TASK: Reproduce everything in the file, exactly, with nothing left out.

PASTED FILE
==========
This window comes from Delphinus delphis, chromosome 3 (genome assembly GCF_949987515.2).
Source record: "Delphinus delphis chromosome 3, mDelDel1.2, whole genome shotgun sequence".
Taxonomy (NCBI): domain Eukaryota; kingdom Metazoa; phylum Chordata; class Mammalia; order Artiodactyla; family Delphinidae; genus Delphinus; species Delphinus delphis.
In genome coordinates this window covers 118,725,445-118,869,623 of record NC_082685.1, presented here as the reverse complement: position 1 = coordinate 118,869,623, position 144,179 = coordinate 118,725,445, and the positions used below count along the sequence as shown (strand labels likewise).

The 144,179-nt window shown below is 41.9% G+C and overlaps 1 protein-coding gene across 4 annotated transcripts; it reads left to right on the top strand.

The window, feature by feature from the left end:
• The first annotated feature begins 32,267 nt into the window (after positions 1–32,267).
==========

This window comes from Delphinus delphis, chromosome 3 (genome assembly GCF_949987515.2).
Source record: "Delphinus delphis chromosome 3, mDelDel1.2, whole genome shotgun sequence".
Taxonomy (NCBI): domain Eukaryota; kingdom Metazoa; phylum Chordata; class Mammalia; order Artiodactyla; family Delphinidae; genus Delphinus; species Delphinus delphis.
In genome coordinates this window covers 118,725,445-118,869,623 of record NC_082685.1, presented here as the reverse complement: position 1 = coordinate 118,869,623, position 144,179 = coordinate 118,725,445, and the positions used below count along the sequence as shown (strand labels likewise).

The 144,179-nt window shown below is 41.9% G+C and overlaps 1 protein-coding gene across 4 annotated transcripts; it reads left to right on the top strand.

The window, feature by feature from the left end:
• The first annotated feature begins 32,267 nt into the window (after positions 1–32,267).